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Patient Safety: Achieving a New Standard for Care TABLE C–1a Selected Examples of Federal Patient Safety/Health Care Reporting and Surveillance Systems Federal Agency CDC Name of System National Nosocomial Infections Surveillance Systema Type of System Surveillance. History of reporting/surveillance system The NNIS system is a cooperative effort that began in 1970 between CDC and participating hospitals. The system is used to describe the epidemiology of nosocomial infections and antimicrobial resistance trends. Voluntary or mandatory Voluntary. Reportable events/events monitored The NNIS system has two components: (1) nosocomial infections and (2) antimicrobial use and resistance (AUR). In two situations, an infection is considered nosocomial: (1) infection that is acquired in the hospital but does not become evident until after hospital discharge and (2) infection in a neonate that results from passing through the birth canal. There are two special situations when an infection is NOT considered nosocomial: (1) infection associated with a complication or extension of infection already present on admission, unless a change in pathogen or symptoms strongly suggests the acquisition of a new infection, and (2) in an infant an infection known or proved to have been acquired transplacentally and evident 48 hours or less after birth. aInformation on the NNIS system has been obtained from the following sources: Gaynes (1998), Gaynes and Horan (1999), Gaynes and Solomon (1996), Horan and Emori (1998), Richards et al. (2001), Centers for Disease Control and Prevention (2002).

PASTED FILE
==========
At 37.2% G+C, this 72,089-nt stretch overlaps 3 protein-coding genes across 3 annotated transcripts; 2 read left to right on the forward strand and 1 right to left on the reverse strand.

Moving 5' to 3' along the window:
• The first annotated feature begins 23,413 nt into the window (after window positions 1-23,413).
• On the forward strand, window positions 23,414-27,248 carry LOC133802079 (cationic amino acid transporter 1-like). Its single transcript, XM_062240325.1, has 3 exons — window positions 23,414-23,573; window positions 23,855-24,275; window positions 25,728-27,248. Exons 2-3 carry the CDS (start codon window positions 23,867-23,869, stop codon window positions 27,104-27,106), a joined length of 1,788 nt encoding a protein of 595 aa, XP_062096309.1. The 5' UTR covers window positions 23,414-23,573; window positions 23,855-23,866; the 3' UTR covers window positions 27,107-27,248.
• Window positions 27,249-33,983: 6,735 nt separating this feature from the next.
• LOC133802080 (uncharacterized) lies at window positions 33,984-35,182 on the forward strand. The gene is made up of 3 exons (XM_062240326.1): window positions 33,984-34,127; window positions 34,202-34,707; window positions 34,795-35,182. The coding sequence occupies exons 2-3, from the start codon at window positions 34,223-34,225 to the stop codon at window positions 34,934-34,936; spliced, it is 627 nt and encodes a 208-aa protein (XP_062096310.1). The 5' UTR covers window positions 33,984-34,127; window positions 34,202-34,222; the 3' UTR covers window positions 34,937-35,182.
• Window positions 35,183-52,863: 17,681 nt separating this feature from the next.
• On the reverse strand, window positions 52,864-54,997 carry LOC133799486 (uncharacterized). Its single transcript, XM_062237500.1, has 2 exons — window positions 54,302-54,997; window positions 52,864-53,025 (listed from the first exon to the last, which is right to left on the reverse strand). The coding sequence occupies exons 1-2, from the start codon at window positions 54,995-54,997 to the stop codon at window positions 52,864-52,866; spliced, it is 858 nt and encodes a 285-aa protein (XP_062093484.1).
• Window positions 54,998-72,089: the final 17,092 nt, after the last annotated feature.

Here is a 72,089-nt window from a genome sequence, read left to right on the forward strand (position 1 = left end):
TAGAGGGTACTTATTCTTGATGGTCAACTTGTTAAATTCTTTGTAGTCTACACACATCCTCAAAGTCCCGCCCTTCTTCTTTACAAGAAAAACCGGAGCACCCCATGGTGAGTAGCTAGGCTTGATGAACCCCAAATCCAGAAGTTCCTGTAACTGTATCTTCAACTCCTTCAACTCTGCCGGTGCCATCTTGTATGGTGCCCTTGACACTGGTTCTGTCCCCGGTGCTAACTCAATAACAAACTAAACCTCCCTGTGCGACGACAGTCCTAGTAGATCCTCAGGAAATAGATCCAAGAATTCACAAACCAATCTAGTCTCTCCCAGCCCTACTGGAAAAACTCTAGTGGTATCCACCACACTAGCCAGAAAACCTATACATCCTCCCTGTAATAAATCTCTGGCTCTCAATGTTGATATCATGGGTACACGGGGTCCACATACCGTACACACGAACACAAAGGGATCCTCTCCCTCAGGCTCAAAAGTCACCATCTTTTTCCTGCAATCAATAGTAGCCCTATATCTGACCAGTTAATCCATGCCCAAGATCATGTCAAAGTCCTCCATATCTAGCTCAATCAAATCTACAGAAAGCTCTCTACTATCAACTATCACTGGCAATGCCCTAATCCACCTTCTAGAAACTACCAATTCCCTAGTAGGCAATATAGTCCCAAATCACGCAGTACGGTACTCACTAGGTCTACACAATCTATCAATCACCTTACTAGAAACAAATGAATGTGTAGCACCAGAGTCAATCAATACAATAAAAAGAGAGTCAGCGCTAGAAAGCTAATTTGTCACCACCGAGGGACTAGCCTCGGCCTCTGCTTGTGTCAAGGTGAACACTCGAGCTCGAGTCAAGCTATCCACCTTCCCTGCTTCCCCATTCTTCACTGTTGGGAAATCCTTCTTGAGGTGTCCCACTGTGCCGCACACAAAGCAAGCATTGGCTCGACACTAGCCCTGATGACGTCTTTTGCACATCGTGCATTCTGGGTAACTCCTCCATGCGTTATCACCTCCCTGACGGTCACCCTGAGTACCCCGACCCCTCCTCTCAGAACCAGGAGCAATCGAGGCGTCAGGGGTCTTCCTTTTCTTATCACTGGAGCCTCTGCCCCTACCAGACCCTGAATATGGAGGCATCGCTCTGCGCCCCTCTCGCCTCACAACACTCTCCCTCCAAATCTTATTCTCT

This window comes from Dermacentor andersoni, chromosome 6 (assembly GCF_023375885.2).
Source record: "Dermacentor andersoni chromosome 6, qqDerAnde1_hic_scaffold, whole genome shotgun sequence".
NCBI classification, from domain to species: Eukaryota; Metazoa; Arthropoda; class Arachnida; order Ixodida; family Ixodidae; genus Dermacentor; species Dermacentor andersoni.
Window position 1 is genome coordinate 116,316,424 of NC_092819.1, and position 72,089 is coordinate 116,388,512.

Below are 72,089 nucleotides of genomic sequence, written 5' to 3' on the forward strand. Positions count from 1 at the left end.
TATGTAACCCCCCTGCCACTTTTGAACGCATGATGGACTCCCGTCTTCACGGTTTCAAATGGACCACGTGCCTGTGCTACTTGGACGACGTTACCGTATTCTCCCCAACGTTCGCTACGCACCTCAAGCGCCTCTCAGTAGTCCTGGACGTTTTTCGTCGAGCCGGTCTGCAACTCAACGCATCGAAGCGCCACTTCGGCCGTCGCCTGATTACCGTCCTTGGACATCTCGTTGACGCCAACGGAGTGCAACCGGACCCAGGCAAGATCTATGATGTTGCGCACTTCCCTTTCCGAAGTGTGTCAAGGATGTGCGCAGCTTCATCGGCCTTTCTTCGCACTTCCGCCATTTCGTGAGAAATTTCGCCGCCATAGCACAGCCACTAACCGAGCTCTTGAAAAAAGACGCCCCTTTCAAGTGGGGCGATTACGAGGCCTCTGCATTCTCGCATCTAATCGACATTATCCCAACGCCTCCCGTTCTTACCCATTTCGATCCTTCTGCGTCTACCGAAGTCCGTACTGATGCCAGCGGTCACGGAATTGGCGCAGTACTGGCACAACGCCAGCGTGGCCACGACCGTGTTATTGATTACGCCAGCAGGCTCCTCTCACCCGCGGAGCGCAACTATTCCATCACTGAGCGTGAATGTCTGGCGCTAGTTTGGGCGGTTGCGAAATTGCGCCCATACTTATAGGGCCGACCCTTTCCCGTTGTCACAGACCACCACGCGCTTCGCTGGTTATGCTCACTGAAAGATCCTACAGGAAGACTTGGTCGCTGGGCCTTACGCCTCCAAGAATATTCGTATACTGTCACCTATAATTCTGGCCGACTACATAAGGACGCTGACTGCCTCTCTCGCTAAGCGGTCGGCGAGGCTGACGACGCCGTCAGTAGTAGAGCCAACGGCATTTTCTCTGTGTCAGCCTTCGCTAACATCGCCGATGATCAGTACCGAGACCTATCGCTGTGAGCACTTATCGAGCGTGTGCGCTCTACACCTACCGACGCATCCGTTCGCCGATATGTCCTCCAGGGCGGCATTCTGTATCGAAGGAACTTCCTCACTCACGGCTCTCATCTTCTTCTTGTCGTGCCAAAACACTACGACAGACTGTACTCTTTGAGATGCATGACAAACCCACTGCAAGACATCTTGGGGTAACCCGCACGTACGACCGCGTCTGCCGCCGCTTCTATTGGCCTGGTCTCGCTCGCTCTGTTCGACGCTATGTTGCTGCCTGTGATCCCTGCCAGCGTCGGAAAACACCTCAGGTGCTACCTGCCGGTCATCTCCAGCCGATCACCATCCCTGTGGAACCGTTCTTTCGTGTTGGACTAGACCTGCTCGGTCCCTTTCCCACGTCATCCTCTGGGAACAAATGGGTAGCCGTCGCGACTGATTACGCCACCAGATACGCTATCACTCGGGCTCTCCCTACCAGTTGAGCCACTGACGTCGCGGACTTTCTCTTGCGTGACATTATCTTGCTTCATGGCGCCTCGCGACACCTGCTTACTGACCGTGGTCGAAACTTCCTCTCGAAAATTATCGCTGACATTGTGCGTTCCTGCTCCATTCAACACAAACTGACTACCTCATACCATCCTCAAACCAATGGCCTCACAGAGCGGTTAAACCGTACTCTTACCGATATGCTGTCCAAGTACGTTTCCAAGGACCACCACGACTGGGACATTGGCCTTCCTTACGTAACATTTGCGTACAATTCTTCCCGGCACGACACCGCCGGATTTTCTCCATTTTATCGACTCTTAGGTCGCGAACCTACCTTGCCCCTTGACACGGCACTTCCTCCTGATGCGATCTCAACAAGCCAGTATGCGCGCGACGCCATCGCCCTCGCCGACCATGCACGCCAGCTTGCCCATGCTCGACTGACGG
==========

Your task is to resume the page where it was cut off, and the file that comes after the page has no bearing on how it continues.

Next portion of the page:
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Patient Safety: Achieving a New Standard for Care CDC Joint FDA/CDC Dialysis Surveillance Networkb Vaccine Adverse Event Report Systemc Surveillance. Reporting. DSN is a national surveillance system for monitoring bloodstream and vascular infections. It was initiated by CDC in August 1999. The National Childhood Vaccine Injury Act (NCVIA) of 1986 mandated the reporting of certain adverse events following vaccination to help ensure the safety of vaccines distributed in the United States. This act led to the establishment of VAERS in November 1990 by the U.S. Department of Health and Human Services. Voluntary. Mandatory for health professionals and manufacturers to report events listed in the Reportable Events Table. Voluntary for health professionals and consumers to report reactions to other vaccines not listed in the Reportable Events Table. Only chronic hemodialysis patients are included. Reportable events are significant bacterial infections resulting from hemodialysis. These events are identified because they include either a hospitalization or in-unit intravenous (IV) antimicrobial start. The NCVIA requires reporting of: Any event set forth in the Reportable Events Table that occurs within a specified time period (these are summarized below). Any event listed in the manufacturer’s package insert as a contraindication to subsequent doses. Vaccine/toxoid =Tetanus in any combination Anaphylaxis or anaphylactic shock Brachial neuritis bInformation on DSN has been obtained from the following sources: Centers for Disease Control and Prevention (1999), Centers for Disease Control and Prevention: Hospital Infections Program (2000). cInformation on VAERS has been obtained from the following sources: Food and Drug Administration (1999, 2001b).